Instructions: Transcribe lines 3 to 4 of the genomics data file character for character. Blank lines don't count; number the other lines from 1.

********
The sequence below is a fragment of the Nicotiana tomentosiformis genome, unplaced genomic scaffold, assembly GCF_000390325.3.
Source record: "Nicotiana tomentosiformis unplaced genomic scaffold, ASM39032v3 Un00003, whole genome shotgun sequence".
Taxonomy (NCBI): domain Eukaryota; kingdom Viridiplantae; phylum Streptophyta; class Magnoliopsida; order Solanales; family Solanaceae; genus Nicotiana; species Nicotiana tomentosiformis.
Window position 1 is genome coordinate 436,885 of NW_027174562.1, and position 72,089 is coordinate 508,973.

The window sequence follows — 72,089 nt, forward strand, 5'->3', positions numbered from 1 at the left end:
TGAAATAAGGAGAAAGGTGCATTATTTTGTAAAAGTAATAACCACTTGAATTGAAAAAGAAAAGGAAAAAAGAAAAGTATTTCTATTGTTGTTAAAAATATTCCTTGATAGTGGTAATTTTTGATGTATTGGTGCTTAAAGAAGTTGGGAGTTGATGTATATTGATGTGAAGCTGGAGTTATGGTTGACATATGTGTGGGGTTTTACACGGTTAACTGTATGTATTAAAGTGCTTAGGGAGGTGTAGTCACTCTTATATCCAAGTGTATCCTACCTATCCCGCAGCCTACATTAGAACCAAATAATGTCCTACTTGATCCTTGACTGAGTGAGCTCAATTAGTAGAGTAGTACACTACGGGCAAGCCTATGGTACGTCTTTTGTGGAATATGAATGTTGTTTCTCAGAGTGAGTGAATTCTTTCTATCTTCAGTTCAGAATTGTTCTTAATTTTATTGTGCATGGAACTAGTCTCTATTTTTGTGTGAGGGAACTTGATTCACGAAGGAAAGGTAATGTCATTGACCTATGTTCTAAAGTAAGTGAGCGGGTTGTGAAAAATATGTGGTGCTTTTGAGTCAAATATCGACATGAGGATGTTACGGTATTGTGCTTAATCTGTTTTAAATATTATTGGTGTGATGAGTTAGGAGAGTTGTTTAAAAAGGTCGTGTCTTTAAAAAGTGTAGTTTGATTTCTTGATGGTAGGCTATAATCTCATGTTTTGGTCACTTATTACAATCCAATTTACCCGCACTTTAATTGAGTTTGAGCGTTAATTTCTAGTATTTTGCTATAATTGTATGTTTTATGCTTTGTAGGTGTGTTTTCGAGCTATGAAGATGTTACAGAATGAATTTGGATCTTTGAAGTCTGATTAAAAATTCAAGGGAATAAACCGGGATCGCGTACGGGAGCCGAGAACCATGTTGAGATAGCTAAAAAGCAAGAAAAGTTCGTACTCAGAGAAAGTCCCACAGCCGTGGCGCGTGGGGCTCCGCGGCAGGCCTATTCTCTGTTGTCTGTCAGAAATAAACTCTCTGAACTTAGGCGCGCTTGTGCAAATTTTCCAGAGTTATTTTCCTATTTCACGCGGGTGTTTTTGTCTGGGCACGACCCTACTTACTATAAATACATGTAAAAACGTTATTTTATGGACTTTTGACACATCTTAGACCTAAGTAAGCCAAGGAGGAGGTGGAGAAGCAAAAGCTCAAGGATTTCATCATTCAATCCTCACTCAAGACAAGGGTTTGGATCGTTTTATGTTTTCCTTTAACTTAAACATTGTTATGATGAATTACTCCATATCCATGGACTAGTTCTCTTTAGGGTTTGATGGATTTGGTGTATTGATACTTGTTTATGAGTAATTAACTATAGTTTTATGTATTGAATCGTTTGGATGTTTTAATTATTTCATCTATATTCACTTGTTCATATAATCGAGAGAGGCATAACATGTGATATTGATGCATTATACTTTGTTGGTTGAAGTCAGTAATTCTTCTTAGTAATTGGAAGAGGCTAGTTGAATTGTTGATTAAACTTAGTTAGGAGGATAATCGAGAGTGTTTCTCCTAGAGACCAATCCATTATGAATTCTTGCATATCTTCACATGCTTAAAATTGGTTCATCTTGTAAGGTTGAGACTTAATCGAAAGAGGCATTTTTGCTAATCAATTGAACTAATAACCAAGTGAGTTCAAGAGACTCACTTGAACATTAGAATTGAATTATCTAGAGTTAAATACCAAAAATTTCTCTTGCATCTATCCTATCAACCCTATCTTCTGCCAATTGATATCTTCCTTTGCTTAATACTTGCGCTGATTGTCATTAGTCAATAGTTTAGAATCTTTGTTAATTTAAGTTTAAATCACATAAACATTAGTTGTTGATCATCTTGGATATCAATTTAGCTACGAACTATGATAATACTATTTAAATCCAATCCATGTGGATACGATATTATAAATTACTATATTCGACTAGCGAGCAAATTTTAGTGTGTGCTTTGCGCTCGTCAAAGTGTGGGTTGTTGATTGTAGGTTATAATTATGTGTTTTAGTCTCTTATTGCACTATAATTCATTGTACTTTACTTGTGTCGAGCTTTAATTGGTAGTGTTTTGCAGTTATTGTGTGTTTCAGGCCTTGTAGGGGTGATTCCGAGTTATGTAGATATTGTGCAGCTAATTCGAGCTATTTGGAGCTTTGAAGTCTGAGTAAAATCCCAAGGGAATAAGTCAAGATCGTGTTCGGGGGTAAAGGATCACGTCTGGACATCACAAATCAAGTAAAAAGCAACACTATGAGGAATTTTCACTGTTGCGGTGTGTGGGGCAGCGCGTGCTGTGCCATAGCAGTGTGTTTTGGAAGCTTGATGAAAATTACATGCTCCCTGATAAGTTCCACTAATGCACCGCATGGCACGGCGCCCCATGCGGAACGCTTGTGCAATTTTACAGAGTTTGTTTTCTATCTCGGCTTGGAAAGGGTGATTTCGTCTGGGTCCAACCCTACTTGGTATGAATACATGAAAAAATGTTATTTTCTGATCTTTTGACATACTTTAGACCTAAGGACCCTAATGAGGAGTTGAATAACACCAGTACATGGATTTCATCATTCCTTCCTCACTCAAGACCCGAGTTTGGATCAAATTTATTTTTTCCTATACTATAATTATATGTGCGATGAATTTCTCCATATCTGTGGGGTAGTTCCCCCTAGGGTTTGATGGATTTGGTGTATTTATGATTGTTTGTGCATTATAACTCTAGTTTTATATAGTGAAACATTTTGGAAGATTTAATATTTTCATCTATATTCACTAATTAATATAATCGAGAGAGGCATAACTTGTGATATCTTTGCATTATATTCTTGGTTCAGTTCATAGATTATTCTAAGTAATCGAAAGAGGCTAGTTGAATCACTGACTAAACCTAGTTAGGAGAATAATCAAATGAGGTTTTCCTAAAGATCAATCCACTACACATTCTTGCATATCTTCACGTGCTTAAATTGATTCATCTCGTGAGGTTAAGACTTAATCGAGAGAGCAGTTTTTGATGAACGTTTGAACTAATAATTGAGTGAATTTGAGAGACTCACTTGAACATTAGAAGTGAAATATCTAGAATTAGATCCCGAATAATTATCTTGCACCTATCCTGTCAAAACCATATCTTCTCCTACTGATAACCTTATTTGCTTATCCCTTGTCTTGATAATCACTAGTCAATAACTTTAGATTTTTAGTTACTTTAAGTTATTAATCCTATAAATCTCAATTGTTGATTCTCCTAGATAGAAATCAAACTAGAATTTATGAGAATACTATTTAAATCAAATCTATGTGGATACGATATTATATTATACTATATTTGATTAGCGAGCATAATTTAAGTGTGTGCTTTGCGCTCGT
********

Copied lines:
Taxonomy (NCBI): domain Eukaryota; kingdom Viridiplantae; phylum Streptophyta; class Magnoliopsida; order Solanales; family Solanaceae; genus Nicotiana; species Nicotiana tomentosiformis.
Window position 1 is genome coordinate 436,885 of NW_027174562.1, and position 72,089 is coordinate 508,973.